A prospecting licence that Cortec Mining has been using was issued before the company was incorporated, making all its work illegal, the government has said.
In response to the company’s application challenging the cancellation of its licence, Mining Principal Secretary Richard Ekai accused Cortec of obtaining its prospecting and mining licences irregularly.
The response came as another company claimed it was licensed to operate in the area claimed by Cortec.
Basu Mining Ltd’s lawyer was in court on Tuesday with an application to join the suit.
The National Environmental Management Authority (Nema), which has denied giving the company approval, and the Kenya Forest Service, the custodian of the Mrima Hills, also applied to join.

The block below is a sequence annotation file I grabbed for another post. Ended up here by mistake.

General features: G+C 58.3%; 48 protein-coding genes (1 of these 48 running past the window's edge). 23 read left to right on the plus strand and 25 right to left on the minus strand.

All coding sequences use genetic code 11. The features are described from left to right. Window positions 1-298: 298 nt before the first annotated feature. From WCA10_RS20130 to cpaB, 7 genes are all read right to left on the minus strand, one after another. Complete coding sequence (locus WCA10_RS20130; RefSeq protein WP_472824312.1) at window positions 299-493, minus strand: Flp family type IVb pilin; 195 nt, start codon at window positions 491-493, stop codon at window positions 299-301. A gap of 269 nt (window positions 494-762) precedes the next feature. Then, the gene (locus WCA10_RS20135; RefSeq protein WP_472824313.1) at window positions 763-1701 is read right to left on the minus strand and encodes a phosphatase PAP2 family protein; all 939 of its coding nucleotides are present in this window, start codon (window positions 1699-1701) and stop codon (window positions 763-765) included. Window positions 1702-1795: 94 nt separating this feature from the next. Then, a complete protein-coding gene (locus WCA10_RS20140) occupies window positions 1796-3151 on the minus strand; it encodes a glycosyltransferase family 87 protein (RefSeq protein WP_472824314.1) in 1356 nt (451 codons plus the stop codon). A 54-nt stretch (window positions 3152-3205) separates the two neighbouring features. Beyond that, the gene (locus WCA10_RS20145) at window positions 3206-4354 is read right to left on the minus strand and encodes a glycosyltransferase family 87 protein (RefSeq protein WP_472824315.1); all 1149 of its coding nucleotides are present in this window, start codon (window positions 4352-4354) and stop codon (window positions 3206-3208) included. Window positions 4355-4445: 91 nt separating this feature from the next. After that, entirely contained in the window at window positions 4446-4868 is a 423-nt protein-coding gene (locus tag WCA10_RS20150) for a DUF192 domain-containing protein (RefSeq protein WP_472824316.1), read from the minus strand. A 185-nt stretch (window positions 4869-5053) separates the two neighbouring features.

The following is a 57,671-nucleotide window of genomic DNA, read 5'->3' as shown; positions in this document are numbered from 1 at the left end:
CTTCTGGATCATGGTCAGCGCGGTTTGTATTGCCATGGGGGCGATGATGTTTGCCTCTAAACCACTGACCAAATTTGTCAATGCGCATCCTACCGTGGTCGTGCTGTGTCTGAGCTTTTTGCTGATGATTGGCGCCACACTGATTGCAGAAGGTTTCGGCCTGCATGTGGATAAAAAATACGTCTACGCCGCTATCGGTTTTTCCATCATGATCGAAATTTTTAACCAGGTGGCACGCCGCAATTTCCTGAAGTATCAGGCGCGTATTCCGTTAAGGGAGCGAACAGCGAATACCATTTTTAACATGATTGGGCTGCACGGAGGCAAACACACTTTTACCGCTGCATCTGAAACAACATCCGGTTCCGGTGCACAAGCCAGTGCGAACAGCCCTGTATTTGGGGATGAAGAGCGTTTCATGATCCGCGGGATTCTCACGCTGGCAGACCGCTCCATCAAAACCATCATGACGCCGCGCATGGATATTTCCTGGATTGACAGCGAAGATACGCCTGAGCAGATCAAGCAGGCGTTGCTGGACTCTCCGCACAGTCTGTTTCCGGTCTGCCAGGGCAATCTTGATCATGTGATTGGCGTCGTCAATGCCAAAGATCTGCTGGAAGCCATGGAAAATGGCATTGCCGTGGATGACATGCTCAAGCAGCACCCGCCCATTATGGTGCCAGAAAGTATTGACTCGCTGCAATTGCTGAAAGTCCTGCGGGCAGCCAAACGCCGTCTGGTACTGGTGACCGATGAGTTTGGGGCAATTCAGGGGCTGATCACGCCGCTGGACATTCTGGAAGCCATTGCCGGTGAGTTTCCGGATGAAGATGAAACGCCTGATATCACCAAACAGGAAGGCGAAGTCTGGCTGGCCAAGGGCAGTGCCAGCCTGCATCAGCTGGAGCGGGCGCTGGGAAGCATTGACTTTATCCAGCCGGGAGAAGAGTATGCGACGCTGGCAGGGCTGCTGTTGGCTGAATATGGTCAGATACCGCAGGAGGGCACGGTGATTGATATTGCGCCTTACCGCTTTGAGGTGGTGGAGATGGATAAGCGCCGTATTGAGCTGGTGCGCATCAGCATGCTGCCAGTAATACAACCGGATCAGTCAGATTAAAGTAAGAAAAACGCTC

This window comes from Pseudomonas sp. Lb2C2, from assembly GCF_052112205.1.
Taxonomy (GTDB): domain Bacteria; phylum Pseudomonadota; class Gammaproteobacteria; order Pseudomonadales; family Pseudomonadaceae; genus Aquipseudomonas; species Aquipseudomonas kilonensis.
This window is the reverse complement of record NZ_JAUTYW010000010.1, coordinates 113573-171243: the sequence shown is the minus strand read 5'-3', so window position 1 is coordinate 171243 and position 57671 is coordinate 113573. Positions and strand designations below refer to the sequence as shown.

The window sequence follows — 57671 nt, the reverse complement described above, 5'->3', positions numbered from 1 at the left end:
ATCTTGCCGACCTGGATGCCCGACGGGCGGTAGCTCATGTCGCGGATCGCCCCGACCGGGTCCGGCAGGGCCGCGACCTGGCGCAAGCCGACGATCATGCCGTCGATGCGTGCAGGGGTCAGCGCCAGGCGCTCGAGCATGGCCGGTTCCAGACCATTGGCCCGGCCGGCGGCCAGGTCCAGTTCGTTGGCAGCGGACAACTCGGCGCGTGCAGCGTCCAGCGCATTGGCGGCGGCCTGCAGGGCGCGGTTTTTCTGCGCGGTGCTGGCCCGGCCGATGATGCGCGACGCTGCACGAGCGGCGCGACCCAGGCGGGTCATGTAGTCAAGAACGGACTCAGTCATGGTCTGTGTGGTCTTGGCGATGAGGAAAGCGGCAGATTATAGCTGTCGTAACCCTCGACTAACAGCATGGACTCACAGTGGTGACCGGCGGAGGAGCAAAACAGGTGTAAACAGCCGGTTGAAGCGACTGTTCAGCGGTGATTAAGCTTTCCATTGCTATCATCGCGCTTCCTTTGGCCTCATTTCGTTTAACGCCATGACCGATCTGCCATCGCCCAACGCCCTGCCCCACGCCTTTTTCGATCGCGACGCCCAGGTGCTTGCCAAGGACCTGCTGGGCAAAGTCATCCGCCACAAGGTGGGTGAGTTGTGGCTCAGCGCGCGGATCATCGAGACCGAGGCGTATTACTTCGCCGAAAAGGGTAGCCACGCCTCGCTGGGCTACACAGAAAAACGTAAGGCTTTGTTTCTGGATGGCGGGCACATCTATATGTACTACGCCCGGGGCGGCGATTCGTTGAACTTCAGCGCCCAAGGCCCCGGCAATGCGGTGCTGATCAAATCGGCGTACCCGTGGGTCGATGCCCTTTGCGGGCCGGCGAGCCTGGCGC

The parties are challenging Cortec’s claims and are expected to back the State.
The court will decide on Wednesday whether they will be allowed to join the case.
Cortec, which has been prospecting at Mrima Hills in Kwale, recently announced it had discovered minerals worth more than Sh7 trillion.
However, when Mining Cabinet Secretary Najib Balala revoked 43 prospecting licences and appointed a taskforce to review 500 permits believed to have been issued irregularly, Cortec was also affected.
Dr Ekai said a Mr Harie Kinosthe Ndungu applied for an exclusive prospecting licence for Mrima Hills on May 15, 2007, claiming to possess a prospecting right.
“Harie Kinosthe Ndungu falsely represented he was presenting the application as an agent of Cortec Mining,” Dr Ekai states in a replying affidavit filed in court on Tuesday.
“This was false in that at the time Cortec had not been incorporated and could not therefore have appointed any agent or taken any benefit in a licence,” the PS said.
The certificate of incorporation was issued to the company on July 4, 2007, the PS said, and since the company had not been formed at the time of the prospecting licence, it cannot claim to have obtained approval from all the relevant authorities, specifically the land owners and Kwale County Council, he said.